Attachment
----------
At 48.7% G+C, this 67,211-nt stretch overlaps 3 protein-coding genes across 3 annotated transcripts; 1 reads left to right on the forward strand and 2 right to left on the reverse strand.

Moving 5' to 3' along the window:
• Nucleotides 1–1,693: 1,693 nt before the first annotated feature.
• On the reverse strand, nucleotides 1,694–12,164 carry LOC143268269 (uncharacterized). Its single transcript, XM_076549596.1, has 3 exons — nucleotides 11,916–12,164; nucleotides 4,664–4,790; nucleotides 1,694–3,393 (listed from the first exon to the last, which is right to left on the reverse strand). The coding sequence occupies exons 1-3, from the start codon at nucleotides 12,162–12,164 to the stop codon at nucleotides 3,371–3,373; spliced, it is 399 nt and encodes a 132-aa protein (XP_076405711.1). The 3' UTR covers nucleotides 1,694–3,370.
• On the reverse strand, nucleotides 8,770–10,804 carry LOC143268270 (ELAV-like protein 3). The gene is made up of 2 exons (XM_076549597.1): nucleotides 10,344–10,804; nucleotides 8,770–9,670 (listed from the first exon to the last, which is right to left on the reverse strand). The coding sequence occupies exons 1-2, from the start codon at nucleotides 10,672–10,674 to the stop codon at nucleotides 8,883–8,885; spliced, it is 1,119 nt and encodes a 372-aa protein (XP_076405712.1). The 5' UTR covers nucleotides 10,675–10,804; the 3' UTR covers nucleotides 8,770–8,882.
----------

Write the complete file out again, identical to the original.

At 48.7% G+C, this 67,211-nt stretch overlaps 3 protein-coding genes across 3 annotated transcripts; 1 reads left to right on the forward strand and 2 right to left on the reverse strand.

Moving 5' to 3' along the window:
• Nucleotides 1–1,693: 1,693 nt before the first annotated feature.
• On the reverse strand, nucleotides 1,694–12,164 carry LOC143268269 (uncharacterized). Its single transcript, XM_076549596.1, has 3 exons — nucleotides 11,916–12,164; nucleotides 4,664–4,790; nucleotides 1,694–3,393 (listed from the first exon to the last, which is right to left on the reverse strand). The coding sequence occupies exons 1-3, from the start codon at nucleotides 12,162–12,164 to the stop codon at nucleotides 3,371–3,373; spliced, it is 399 nt and encodes a 132-aa protein (XP_076405711.1). The 3' UTR covers nucleotides 1,694–3,370.
• On the reverse strand, nucleotides 8,770–10,804 carry LOC143268270 (ELAV-like protein 3). The gene is made up of 2 exons (XM_076549597.1): nucleotides 10,344–10,804; nucleotides 8,770–9,670 (listed from the first exon to the last, which is right to left on the reverse strand). The coding sequence occupies exons 1-2, from the start codon at nucleotides 10,672–10,674 to the stop codon at nucleotides 8,883–8,885; spliced, it is 1,119 nt and encodes a 372-aa protein (XP_076405712.1). The 5' UTR covers nucleotides 10,675–10,804; the 3' UTR covers nucleotides 8,770–8,882.